• To be specific XIV does not implement a true short of its tracking index.   Instead it attempts to track the -1X inverse of the index on a daily basis, and then rebalances investments at the end of each day.  For a detailed example of what this rebalancing looks like see “How do Leveraged and Inverse ETFs Work?
  • There are some very good reasons for this rebalancing, for example a true short can only produce at most a 100% gain and the leverage of a true short is rarely -1X (for more on this see “Ten Questions About Short Selling”.  XIV on the other hand is up almost 200% since its inception and it faithfully delivers a daily move very close to -1X of its index.
  • Detractors of the daily reset approach correctly note that XIV and funds like it can suffer from volatility drag.  If the index moves around a lot and then ends up in the same place XIV will lose value, whereas a true short would not, but as I mentioned earlier, true shorts have other problems.  However daily reset funds don’t always underperform.   If the underlying index is trending down, they can deliver better than -1X cumulative performance.  For more see “A Hat Trick for Inverse / Leveraged Volatility Funds

How do VelocityShares and Credit Suisse make money on XIV?

  • Credit Suisse collects a daily investor fee on XIV’s assets—on an annualized basis it’s 1.35%.  With current assets at $600 million this fee brings in around $8 million per year.  That should be enough to cover Credit Suisse’ XIV costs and be profitable.  But even if it was all profit it would be a tiny 0.3% of Credit Suisse’s overall net income—$2.6 billion in 2013.  My understanding is that a portion of this fee is passed onto to VelocityShares for their technical and marketing activities.
  • I’m sure one aspect of XIV is a headache for Credit Suisse.  Its daily reset construction requires its investments to be rebalanced at the end of each day, and the required investments are proportional to the percentage move of the day and the amount of assets held in the fund.   XIV currently holds $600 million in assets, and if XIV moves down 10% in a day (the record negative daily move is -24%, positive move +18 %) then Credit Suisse has to commit an additional $60 million (10% of $600 million) of capital that evening.  If XIV goes down 10% the next day, then another $60 million infusion is required.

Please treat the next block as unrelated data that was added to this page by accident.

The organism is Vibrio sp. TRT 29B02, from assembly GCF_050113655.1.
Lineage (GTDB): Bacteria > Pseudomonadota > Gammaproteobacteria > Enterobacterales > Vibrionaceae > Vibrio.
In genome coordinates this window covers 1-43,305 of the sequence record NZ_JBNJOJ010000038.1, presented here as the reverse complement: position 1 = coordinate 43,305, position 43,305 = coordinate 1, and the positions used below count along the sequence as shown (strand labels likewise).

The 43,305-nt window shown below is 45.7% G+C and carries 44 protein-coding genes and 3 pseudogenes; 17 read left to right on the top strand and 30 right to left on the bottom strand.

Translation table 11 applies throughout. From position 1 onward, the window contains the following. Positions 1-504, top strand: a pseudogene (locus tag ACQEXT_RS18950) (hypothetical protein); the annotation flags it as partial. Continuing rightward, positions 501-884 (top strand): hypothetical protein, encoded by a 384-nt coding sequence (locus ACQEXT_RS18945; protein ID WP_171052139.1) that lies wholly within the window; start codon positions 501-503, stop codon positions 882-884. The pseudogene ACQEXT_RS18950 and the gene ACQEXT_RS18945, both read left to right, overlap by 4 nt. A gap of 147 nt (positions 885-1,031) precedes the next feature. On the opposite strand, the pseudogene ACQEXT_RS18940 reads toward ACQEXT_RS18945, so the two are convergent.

• Unlike an Exchange Trade Fund (ETF), XIV’s Exchange Traded Note structure does not require Credit Suisse to report what they are doing with the cash it receives for creating shares.  The note is carried as senior debt on Credit Suisse’s balance sheet but they don’t pay out any interest on this debt.  Instead they promise to redeem shares that the APs return to them based on the value of XIV’s index.
  • Credit Suisse could hedge their liabilities by shorting VIX futures in the appropriate amounts, but they almost certainly don’t because there are cheaper ways (e.g., swaps) to accomplish that hedge.  ETFs like ProShare’s SVXY can use swaps also, but they often just deal with the futures.  The picture below is a snapshot of their holdings on May 13th,2014.  The parenthesis indicate a short position in the futures.


XIV won’t be on any worst ETF lists like Barclays’ VXX, but its propensity to dramatic drawdowns will keep it out of most people’s portfolios.  Not many of us can sit tight with big loses on the hope that this time will not be different.

It’s interesting that an investment structurally a winner albeit with occasional setbacks is normally not as popular as a fund like VXX that is structurally a loser, but holds out the promise of an occasional big win.

Slow and unsteady is trumped by a lotto ticket.


 For more information 

Backtests for Popular Long & Short Volatility Exchange Traded Products

Updated: May 19th, 2016 | Vance Harwood

I have generated the end of day trading day values for the most  popular long and short volatility Exchange Traded Products (ETPs) for March 26th, 2004 through December 12th, 2014

These ETP histories are required if you want to backtest various volatility strategies through the quiet times from 2004 to 2007, or the 2008/2009 crash.  The chart below shows the simulated values with a logarithmic vertical axis so that you can see a reasonable amount of information for each fund.